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Why Arsenal Shouldn’t Be Duped Into Paying Theo Walcott £100k per Week, And Why January Transfers Often Don’t Work

sky sports transfer window 600x448 Why Arsenal Shouldnt Be Duped Into Paying Theo Walcott £100k per Week, And Why January Transfers Often Dont Work

As silly season descends upon the Premier League again and the transfer rumours start heating up, it becomes quite easy as fans to forget about things like budgets and stability and start dreaming of shiny new player acquisitions to help your club avoid relegation or reach Europe. Truth be told, precious few transfers ever reach the heights of success originally dreamt, but that never stops supporters believing that spending is the best way out of a jam.

The January window is especially interesting, tantalizingly placed just after a grueling festive period has left certain teams in no doubt as to how much help they supposedly need and in what areas. Sometimes that help arrives; Demba Ba nearly kept West Ham up and Luis Suarez helped Liverpool forget all about Roy Hodgson. But sometimes panic buying in winter leaves you with £50m worth of disappointment.

It is in this writer’s observation that most transfers don’t work out as well as hoped for due to a club paying for short-term performances over long-term data.

For example, after almost every World Cup or European Championship, a player that starred will be the subject of a big money move. Think about the now-derided Andrey Arshavin’s £15m move to Arsenal which came after he helped Russia reach the semifinals of Euro 2008 and Zenit St. Petersburg win the UEFA Cup. It wasn’t just the Gunners either, Tottenham and Barcelona also fell for the sensationalism surrounding a player who had starred in notoriously fluky Cup Competitions and was coming off his first truly consistent season in the Russian league after becoming a regular in 2001.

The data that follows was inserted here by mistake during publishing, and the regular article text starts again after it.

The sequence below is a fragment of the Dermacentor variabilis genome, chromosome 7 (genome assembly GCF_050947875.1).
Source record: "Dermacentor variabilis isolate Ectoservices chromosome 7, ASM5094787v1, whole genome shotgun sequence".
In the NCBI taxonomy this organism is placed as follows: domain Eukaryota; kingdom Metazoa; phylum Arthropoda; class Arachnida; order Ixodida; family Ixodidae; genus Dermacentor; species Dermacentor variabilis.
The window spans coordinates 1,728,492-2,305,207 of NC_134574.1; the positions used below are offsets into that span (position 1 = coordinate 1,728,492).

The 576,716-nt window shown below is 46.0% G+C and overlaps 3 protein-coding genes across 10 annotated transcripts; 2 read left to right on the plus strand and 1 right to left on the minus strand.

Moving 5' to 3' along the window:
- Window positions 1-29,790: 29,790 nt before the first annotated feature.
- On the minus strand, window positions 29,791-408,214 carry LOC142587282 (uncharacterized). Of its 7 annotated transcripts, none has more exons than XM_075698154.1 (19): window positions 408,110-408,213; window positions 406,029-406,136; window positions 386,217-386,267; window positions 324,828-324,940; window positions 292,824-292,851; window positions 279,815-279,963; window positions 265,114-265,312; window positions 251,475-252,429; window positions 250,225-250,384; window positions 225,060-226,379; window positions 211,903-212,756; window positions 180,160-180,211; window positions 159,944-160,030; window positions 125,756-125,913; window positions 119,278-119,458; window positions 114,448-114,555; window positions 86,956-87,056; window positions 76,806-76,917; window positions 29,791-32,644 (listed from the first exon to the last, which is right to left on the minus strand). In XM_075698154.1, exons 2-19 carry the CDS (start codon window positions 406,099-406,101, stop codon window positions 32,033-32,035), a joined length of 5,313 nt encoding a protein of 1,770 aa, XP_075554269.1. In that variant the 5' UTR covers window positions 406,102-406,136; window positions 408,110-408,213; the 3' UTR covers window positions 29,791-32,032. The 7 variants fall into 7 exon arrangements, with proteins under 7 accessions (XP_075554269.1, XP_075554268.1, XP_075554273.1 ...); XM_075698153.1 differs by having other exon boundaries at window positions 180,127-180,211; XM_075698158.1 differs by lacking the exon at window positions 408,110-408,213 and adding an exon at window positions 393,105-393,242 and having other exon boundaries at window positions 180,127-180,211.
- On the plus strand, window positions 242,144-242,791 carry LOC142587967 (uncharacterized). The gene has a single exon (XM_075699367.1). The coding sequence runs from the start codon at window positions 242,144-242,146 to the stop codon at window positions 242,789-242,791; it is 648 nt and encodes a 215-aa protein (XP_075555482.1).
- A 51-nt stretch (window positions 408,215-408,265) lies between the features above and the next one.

The same short term outlook is putting media pressure on Arsene Wenger to sign Theo Walcott to a reported £100,000 a week because he’s finally on pace to top 10 goals and assists over a league campaign. Something he’s never looked on course to do since becoming a regular for Arsenal in 2006. Two or three good performances at striker that come with the motivation of being in the shop window should not be allowed to cloud the mind of executives that have the evidence of Walcott’s 164 league matches for Arsenal in front of them.

Similarly, public pressure on Arsene Wenger to spend money on anybody has seen Olivier Giroud castigated for not hitting the heights of last season after his move to the Emirates. However Giroud is scoring at about the same rate for Arsenal as he’s done for most of his entire career. It’s just that his entire £12m move was based off of one season with Montpellier where he scored 21 goals in league football.

For what makes a good transfer, one must look at probably Arsene Wenger’s best signing this summer, (not counting Santi Cazorla who was the product of extraordinary circumstances and went for far below market value), Lukas Podolski. Signed for around £10.5m, the German international is poised to give Arsenal what he’s given the Bundesliga for over five seasons, 12-15 goals from a wide forward position (currently on pace for 13 in the league alone).

Another, perhaps more obvious example of the importance of continuity is David Villa.  El Guaje seemed expensive for €40m but from the new millennium to his broken leg in 2011/12, he’d never finished with less than 20 goals a season, often adding double digit assists as well, no matter what team he was on.